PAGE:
The unfortunate reality when it comes to Mosaic Viruses is that there isn’t a cure. If you notice that your tomato, or houseplant have this infection, the best course of action is to safely remove and destroy them. For those looking to plant tomatoes, choose a location that does not have root debris as this type of virus thrives in root systems. To reduce the spread of infection, thoroughly wash your hands in between gardening as well as all tools used in the process. It is always best to stem on the side of caution.

How do I get rid of Mosaic Virus?

The only way to get rid of the Mosaic Virus is to destroy the plants that are infected. Taking preventative measures before plants contract the virus is the only way of making sure that it won’t exist in the first place.

Which organelle is affected by Mosaic Viruses?

Looking at the molecular level, we can tell that plants can absorb light through their chloroplasts. These transfer the light through a process known as photosynthesis and converts it into energy. The Mosaic Virus attacks this organelle, making it difficult for the plant to intake any sunlight. As a result, you may find that your plant does not develop as quickly.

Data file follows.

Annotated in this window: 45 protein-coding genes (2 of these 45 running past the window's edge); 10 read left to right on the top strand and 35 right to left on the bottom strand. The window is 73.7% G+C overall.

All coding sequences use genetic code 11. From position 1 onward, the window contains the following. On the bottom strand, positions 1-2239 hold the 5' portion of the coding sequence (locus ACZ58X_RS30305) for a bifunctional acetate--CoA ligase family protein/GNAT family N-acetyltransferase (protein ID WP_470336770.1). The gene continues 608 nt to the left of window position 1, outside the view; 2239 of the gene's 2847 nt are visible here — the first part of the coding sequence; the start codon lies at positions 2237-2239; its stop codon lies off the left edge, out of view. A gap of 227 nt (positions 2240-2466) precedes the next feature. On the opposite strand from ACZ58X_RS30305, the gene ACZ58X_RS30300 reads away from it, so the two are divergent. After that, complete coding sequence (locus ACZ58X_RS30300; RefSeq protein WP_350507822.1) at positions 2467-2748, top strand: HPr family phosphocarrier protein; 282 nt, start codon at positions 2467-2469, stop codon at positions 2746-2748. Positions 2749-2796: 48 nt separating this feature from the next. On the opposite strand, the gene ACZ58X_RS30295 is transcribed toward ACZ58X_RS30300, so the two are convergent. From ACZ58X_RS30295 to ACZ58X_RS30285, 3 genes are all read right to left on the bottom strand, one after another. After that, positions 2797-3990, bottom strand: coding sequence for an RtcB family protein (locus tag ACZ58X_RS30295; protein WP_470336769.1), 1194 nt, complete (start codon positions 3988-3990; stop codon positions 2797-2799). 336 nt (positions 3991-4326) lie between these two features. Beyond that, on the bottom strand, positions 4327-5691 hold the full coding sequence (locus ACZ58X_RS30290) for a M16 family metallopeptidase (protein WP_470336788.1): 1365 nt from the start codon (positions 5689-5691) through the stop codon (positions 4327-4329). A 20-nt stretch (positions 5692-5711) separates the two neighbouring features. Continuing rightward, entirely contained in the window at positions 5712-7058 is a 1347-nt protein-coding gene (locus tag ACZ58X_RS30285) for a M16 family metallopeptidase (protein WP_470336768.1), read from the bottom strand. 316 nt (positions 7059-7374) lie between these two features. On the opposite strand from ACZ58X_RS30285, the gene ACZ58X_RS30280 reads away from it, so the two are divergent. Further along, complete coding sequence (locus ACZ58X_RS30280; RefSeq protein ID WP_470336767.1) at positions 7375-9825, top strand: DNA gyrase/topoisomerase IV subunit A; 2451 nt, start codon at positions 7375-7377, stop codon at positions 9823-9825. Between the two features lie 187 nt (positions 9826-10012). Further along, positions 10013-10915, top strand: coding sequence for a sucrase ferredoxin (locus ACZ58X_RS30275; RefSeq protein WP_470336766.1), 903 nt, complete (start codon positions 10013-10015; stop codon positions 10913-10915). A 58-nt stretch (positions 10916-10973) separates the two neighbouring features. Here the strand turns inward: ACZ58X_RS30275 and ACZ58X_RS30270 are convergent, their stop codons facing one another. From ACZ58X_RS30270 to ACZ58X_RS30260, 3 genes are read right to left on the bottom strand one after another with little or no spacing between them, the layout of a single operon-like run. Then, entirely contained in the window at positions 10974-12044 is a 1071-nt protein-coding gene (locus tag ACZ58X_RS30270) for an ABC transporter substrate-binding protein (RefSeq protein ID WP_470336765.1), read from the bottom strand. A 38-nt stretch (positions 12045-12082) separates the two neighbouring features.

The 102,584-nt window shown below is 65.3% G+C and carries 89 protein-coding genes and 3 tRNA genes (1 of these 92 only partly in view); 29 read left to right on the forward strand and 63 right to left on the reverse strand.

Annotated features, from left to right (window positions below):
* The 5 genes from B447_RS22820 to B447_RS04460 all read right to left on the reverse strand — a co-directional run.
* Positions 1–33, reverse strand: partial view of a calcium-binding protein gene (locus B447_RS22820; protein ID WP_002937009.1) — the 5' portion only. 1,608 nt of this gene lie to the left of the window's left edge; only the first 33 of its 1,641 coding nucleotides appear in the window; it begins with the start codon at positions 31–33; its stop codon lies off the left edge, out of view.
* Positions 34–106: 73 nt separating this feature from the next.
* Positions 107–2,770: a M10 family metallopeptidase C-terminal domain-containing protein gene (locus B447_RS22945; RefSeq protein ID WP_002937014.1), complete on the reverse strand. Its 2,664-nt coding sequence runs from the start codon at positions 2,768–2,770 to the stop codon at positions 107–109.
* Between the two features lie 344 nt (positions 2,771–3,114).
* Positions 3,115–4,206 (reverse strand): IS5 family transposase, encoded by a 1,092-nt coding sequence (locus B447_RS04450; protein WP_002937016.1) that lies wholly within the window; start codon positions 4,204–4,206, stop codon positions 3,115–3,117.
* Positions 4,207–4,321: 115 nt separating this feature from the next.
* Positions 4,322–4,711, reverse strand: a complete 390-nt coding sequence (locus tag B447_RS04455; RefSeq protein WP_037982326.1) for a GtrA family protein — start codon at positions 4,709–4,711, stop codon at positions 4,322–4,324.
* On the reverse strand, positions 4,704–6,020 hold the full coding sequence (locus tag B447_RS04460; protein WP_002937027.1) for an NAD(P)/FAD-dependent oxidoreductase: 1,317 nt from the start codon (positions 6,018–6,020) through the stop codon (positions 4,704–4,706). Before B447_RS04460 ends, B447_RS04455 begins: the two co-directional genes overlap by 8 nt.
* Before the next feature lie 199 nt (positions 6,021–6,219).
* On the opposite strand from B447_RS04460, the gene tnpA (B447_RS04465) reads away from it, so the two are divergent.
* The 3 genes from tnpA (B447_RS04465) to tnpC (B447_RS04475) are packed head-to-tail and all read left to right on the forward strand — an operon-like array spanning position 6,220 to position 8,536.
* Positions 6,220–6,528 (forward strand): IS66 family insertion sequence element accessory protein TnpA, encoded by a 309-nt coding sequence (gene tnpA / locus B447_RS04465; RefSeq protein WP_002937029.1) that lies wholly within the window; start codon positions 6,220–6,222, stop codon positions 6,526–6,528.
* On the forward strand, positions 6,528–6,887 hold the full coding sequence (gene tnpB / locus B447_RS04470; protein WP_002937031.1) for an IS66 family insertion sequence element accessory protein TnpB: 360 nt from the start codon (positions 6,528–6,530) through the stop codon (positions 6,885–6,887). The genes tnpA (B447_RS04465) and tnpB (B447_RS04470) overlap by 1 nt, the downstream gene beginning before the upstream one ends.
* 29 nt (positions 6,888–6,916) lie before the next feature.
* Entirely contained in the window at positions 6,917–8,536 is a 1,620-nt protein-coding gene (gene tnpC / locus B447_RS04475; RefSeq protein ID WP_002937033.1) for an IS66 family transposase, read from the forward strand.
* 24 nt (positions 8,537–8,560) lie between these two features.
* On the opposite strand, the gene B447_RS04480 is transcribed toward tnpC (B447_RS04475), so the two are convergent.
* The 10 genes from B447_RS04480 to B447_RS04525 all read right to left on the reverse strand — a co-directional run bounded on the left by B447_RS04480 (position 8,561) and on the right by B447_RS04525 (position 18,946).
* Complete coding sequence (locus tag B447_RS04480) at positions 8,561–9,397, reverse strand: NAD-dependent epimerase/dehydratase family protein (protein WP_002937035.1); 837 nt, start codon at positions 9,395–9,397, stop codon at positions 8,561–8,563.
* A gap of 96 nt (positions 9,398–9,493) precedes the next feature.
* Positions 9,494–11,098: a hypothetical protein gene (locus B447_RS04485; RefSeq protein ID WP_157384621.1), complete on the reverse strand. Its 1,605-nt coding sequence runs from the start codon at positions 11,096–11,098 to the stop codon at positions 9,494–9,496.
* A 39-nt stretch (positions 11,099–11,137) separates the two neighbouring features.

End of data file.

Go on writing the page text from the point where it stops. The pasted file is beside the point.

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Noel Calvert

Thursday 10th of October 2019


Great article, but several things to note. Virus particles are not bacteria. Some virus particles attack bacteria (mostly bacteria phages).

You mentioned aspirin in your article in reference to healing the plant. Understanding the mechanism involved might lend a bit of validity to the treatment. First of all, aspirins' active ingredient is a synthetic derivative of Salicylic acid found in highest concentrations in the weeping willow. You may be aware we use it to induce rooting naturally.

This acid is present in 99.99% of plants planet wide. It is linked to an immunity response in plants called "Systemic Acquired Resistance" or SAR for short. Without getting too technical, this acid activates SAR with direct application. SAR causes the plant to go into a more vigorous growth mode producing darker green foliage, stronger root systems, & it allows the plant to prevent the spread of infections by shunting off infected tissue.

NOTE: This was never offered as a cure. It is offered as a way to activate the plants' defenses prophylactically.

Since the infected tissue is controlled, new tissue can grow away from the infected part without infection. I personally have been studying this response with very good results for the last 5 years. I have various plants who after a couple years of treatment have not reverted to the infected state. They have essentially cured themselves.

Please research this, & update your article if you find merit in the information.

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[…] some sort of variegation. More often the cause is either malnutrition or even a disease called Mosaic Virus that is quickly spreading to other plants and usually kills its […]